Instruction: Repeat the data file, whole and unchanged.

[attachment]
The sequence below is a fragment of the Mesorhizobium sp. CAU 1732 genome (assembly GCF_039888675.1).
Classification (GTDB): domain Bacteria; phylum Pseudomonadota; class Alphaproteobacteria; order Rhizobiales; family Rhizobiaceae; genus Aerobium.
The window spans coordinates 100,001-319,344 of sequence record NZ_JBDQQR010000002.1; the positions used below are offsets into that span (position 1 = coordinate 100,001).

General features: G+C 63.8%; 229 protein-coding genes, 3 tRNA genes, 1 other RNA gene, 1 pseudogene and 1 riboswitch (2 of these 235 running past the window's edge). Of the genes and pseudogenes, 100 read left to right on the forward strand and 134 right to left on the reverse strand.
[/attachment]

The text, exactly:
The sequence below is a fragment of the Mesorhizobium sp. CAU 1732 genome (assembly GCF_039888675.1).
Classification (GTDB): domain Bacteria; phylum Pseudomonadota; class Alphaproteobacteria; order Rhizobiales; family Rhizobiaceae; genus Aerobium.
The window spans coordinates 100,001-319,344 of sequence record NZ_JBDQQR010000002.1; the positions used below are offsets into that span (position 1 = coordinate 100,001).

General features: G+C 63.8%; 229 protein-coding genes, 3 tRNA genes, 1 other RNA gene, 1 pseudogene and 1 riboswitch (2 of these 235 running past the window's edge). Of the genes and pseudogenes, 100 read left to right on the forward strand and 134 right to left on the reverse strand.